The next week we were on vacation in Sonoma and we went to the Sonoma Farmer's Market, where we again gave him $10. He immediately spied the Kettle Corn and bought a bag, sharing it with all of us. Then  he saw a bread baker with his own fire pit oven on wheels and mentioned he wanted to get a loaf of the XX. He passed by folks making fresh doughnuts, vendors with ice cream scoops teetering on cones and he persevered... the dude was on a mission. He found a cheese table and parked himself in front, sampling every single cheese the vendor had to offer and then he pulled out his money and asked to buy an aged block of Gouda. Seriously? I couldn't believe it. The vendor looked around and asked "Whose kid is this?" and we raised our hands. He smiled, shook his head and said, "Your kid has great taste!" and wrapped up the hunk of cheese. Then, with purpose, my son walked over to the bread guy and bought the loaf he spied earlier and declared that the bread and cheese were to be eaten with dinner.  Amazing! Is this seriously my kid?

This past week he took his $10 and asked a vendor what the prickly vegetables were on the table and she explained they were artichokes. He was sold. He bought three ("So we can all have one" he said) and then bought three honey sticks (again he gave one to his sister), cherry tomatoes and raspberries. Two years ago we tried to get him to eat artichokes, but he hated them. We will have them in the summer, but he always passed on them. As I steamed his artichokes with our dinner, I thought this was going to be the one that didn't make the cut. I set them on the table with a plate of lemon slices, salt and mayonnaise and he got to work. He inhaled an entire artichoke in one sitting!

Thank you, Jenny, for inspiring us to try such a great way to get my son to eat new foods. He is hooked and so are we. I think I am going to get him involved with meal planning next, letting him pick out some dishes in a cooking magazine like Everyday Food.

Wednesday, August 31, 2011

Cutting the cheese

Gross title, I know. But that is what I did today. What do you do when you have to bring a macaroni and cheese dish to a function and the only time you have to make this dish is when your toddler is napping? You cut the mold off the cheese and declare it good to go. My grandmother would have been proud (just don't tell anyone that I did this).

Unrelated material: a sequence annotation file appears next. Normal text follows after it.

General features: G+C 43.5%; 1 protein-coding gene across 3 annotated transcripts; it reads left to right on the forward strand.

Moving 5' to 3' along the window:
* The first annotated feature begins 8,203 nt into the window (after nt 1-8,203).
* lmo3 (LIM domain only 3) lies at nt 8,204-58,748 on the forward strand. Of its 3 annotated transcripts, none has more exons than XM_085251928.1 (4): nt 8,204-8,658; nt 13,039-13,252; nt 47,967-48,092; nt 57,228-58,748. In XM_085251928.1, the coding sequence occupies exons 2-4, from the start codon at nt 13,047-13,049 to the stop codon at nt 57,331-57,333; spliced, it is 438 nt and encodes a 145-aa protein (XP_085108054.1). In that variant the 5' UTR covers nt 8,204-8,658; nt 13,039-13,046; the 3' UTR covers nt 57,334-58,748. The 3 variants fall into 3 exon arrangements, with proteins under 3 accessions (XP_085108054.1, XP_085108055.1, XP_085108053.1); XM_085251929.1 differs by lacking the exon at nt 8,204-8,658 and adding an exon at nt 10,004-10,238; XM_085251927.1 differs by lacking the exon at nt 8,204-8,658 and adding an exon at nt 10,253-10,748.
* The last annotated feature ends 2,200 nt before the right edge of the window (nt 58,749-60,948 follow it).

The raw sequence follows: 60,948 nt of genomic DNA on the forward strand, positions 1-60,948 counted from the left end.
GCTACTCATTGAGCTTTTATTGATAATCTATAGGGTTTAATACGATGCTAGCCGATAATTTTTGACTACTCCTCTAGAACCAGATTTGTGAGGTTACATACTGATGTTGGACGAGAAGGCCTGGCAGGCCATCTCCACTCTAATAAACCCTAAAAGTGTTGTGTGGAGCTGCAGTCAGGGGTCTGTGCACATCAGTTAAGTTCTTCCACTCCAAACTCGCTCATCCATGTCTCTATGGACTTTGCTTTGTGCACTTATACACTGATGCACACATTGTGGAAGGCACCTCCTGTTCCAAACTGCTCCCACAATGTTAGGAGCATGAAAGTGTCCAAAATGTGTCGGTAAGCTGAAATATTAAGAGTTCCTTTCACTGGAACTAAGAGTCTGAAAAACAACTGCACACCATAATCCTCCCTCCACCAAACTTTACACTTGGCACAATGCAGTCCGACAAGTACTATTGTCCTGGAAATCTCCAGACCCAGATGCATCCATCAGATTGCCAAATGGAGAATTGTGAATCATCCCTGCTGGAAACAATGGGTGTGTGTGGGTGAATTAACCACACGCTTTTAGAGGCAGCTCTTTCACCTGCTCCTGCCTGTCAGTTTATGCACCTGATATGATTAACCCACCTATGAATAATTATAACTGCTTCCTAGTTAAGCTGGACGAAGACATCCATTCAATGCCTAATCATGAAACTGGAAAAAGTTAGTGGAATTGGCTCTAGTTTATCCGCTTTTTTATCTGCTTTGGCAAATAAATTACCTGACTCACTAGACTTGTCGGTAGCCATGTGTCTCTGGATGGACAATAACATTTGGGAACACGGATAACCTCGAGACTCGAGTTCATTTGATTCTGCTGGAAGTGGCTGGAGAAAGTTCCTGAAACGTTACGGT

Wednesday, August 24, 2011


This past summer I attended two reunions, one for my 20th high school reunion and one for an extended family reunion in Milwaukee. Both were awkward and a little odd at a first, with "What's your name?" being the number one uttered phrase at each event.

The High School Reunion

Let's go back a few years and look at where I left my classmates in 1991. I had long, henna red hair with a roll of bangs on my forehead, wore Doc Martens and sported a mouthful of braces for the past seven (seven!!!!) years. Needless to say I was a dork and I only amplified this designation by dressing up as my high school mascot every week at football games and spirit rallies. I figured since I liked to dance and preferred to be behind the scenes, then doing it in a hideous costume was a great way to not be noticed *too much*. What was I thinking?

Me in the Willie the Wildcat costume, 1990

But a lot has changed in twenty years, folks. I got the braces off, managed to get my hair back to its somewhat blonde state, gained a sweet spouse, a nice job and two lovely children. I feel really lucky in life. But the notion of going to my high school reunion threw me right back into that state of insecurity and self doubt, I was positive no one would speak to me. I figured I'd hide behind a different kind of costume, one that would take attention away from me as a person. So I made a pie. But not just any pie, because that is boring. I made a blueberry SLAB pie, one that can serve about 18 people and whose presentation alone makes folks ooh and ahh. Much like my mascot costume. ;)